|Conversion Chart||Must be used to convert a parts per million reading to micromho or vice versa because the ppm scales are non-linear and the micromho scales are linear. Because of the curve, there is no set ratio so one must refer to the chart|
|Demineralization||Removal of mineral constituents from water|
|Deionization||Removal of ionized minerals and salts from a solution by a two-phase ion exchange procedure|
|DI Water||Deionized water|
|Dialysate Meter||Verifies the total concentration of ionized salts in dialysate solutions used in hemodialysis or kidney equipment|
|Effluent||Liquid that has passed through a processing operation|
|Electrical Relay||Employs a solenoid to provide mechanical action to move a varying number of electrical contacts back and forth or on and off|
|HCI||Hydrochloric acid - used to clean scale, accumulations of salts or alkaline condition|
|KCI||Potassium Chloride - salt used to prepare micromho/microsiemen standards. If a cell has a range of 0-1000 KCl, it is the same as 0-1000 micromhos|
|Linear Meter||The deflection of the pointer is proportional to the quantity measured. Micromho scales are linear|
|Megohm||1,000,000 ohms of resistivity|
|MHO||A unit of conductance. The conductance of a conductor in mhos Is the reciprocal of its resistance in ohms. In reference to solutions it is the ability of a solution to conduct current from point A to point B. It also can be measured in millmhos and micromhos|
|Micro||Equivalence of one millionth (1/1,000,000). Symbol - µ|
|Milli||Equivalence of one thousandth (1/1,000). Symbol - m|
|NaCl||Sodium Chloride, salt used to prepare dialysate solutions and some standards|
|NaOH||Sodium Hydroxide - strong base, highly alkaline and highly corrosive|
|Nonlinear||Pertaining to a response which is not directly or inversely proportional to a given variable. Parts per million (ppm) scales are nonlinear|
|Ohm||A unit of resistance to electrical current and ohm is the reciprocal of mho/siemen. Symbol - Ω|
|Parts Per Million (PPM)||Concentration expressed as parts of a dissolved solid (salt, in our case) per million parts of pure water. For example, 1000 ppm of NaCl means 1000 parts of NaCl in 1,000,000 parts of pure water. In very dilute aqueous solutions, ppm is approximately equal to 1mg solute per 1 liter of solution. Abbreviated ppm|
|Parts Per Thousand (PPT)||Concentration expressed as parts of a dissolved solid (salt, in our case) per thousand parts of pure water. For example, 100 ppm of NaCl means 100 parts of NaCl in 1,000,000 parts of pure water. Abbreviated ppt|
|pH||A term used to describe the hydrogen-ion activity of a system; a solution of pH 0 to 7 is acid, pH of 7 is neutral, pH 7 to 14 is alkaline|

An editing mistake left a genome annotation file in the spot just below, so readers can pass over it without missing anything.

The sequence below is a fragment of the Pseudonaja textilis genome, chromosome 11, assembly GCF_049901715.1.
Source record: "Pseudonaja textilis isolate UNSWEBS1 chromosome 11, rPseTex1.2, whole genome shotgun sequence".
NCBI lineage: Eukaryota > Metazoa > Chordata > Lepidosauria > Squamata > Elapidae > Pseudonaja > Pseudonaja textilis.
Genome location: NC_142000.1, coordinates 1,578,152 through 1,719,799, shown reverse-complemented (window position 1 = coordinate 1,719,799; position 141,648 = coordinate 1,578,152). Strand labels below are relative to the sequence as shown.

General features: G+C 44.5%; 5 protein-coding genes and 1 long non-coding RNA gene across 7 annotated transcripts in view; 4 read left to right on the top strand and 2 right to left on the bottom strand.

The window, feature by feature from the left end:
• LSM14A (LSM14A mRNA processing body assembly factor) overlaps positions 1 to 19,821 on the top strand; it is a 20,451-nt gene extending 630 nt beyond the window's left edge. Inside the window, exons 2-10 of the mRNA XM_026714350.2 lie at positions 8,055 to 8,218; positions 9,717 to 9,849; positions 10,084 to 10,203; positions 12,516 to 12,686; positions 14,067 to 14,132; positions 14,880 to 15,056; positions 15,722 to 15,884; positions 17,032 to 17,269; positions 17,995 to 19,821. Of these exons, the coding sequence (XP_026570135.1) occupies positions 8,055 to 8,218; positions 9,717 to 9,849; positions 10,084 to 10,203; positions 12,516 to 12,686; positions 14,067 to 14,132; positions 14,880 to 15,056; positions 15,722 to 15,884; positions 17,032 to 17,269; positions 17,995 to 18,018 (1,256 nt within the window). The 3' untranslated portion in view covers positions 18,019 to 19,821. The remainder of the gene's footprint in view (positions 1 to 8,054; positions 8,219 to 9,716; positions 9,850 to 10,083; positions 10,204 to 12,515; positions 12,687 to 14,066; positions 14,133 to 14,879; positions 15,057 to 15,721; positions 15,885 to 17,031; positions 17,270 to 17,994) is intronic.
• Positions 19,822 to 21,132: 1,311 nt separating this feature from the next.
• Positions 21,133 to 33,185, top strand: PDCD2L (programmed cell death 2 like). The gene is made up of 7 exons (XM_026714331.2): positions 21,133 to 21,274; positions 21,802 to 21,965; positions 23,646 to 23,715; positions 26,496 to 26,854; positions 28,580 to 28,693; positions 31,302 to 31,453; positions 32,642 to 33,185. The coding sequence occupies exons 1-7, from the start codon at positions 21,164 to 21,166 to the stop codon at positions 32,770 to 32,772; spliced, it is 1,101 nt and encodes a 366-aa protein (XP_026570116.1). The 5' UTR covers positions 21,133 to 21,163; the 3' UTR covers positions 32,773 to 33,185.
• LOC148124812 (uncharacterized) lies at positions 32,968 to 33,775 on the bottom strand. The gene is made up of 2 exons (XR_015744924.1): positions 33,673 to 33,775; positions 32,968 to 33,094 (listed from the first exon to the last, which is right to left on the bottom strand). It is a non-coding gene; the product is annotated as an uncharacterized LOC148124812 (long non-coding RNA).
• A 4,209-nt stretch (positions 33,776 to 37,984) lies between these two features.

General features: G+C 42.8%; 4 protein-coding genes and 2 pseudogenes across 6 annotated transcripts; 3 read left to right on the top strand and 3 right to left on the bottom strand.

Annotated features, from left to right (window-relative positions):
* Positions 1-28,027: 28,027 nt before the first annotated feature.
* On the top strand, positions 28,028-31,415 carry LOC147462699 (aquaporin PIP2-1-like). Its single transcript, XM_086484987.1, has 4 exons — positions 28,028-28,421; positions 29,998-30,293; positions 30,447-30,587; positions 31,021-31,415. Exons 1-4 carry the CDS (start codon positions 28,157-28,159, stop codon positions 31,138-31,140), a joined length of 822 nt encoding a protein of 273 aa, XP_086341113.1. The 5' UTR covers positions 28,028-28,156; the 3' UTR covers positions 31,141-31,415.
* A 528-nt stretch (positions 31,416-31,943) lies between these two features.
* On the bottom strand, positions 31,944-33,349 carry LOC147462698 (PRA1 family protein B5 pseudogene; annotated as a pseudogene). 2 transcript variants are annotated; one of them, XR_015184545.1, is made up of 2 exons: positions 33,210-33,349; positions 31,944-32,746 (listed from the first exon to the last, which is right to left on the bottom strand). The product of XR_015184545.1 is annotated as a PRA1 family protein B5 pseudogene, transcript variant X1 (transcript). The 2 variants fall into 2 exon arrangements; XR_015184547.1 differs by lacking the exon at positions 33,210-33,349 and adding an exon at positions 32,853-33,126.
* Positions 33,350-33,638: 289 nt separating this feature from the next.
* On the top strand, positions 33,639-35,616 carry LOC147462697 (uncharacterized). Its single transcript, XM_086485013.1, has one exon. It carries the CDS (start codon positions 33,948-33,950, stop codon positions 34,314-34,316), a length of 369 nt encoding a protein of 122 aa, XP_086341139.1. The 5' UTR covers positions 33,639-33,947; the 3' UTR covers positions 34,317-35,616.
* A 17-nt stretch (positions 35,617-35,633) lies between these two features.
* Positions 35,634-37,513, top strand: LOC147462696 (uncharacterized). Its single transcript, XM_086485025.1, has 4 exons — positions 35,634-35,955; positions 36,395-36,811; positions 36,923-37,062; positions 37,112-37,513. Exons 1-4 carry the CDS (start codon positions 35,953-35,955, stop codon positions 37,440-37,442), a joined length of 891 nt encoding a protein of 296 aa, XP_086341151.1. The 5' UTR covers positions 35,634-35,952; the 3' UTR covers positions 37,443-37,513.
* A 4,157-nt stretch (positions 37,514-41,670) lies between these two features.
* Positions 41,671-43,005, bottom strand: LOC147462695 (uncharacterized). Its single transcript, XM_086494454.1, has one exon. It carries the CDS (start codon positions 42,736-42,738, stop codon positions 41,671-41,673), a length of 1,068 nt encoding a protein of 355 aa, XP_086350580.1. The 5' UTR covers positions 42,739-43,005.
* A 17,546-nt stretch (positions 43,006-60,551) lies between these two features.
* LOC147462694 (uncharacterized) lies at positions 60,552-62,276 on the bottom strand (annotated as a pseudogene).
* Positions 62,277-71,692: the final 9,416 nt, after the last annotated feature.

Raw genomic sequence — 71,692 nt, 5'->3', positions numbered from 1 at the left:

|Product Water||Water that has completed a recycling process|
|Potable Water||Suitable for drinking (US standard 500 ppm)|
|Potassium Chloride||Salt used to prepare micromho/microsiemens standards (KCl)|
|Repeatability||Same reading each time for the same solution|
|Resin Bed||A tank, vessel or cartridge filled with resins. Water is forced through these resins and the resins latch onto the conductive ions or dissolved solids in the water|
|Resistivity||The opposition of a medium which opposes or reduces any current flow. It refers to any substance which reduces or eliminates current flow, and is the reciprocal of conductivity|
|Reverse Osmosis||A method of water treatment by forcing pure water to pass through a membrane or membranes that will not pass sodium or chloride ions|
Often called (inaccurately) “limescale.” It is a buildup of mineral salts on surfaces of pipes, water heaters, boilers, cooling towers, swimming pools, or any surface that water touches. Scale can even build up in an instrument. This will insulate the electrodes from the solution to be measured, so it must be free from scale
|Scales (Dials)||A means of measuring by graduated marks. Measurements can be read in ppm or mhos e.g. Meters may have a scale with 50 divisions for each ppm.|
|Salinity||Amount of salt in a solution|
|Siemens||See MHO. Also can be measured in millisiemens (mS) and microsiemens (µS). Symbol - S|
|Sodium Chloride||NaCl (table salt) used to prepare some standards|
|Solenoid Valve||A valve actuated by a solenoid for controlling the flow of gases or liquid in pipes|
|Temperature Compensation||A solution which has a certain conductivity at a specific temperature will, when heated, increase its conductivity. When that same solution is cooled or chilled, it will decrease its conductivity. Temperature compensation means the conductivity reading will automatically adjust to what that solution would have read at a standard temperature|
|Total Dissolved Solids (TDS)||The total solids dissolved in a solution. This is a measurement of all conductive ions in the solution. it is abbreviated: "TDS"|
|Tracking||The ability of an electronic circuit to indicate known values across its entire operating range when a predetermined coinciding current is applied to it|
Thanks to Myron L for help with the definitions (http://www.myronl.com/main/glossary.htm)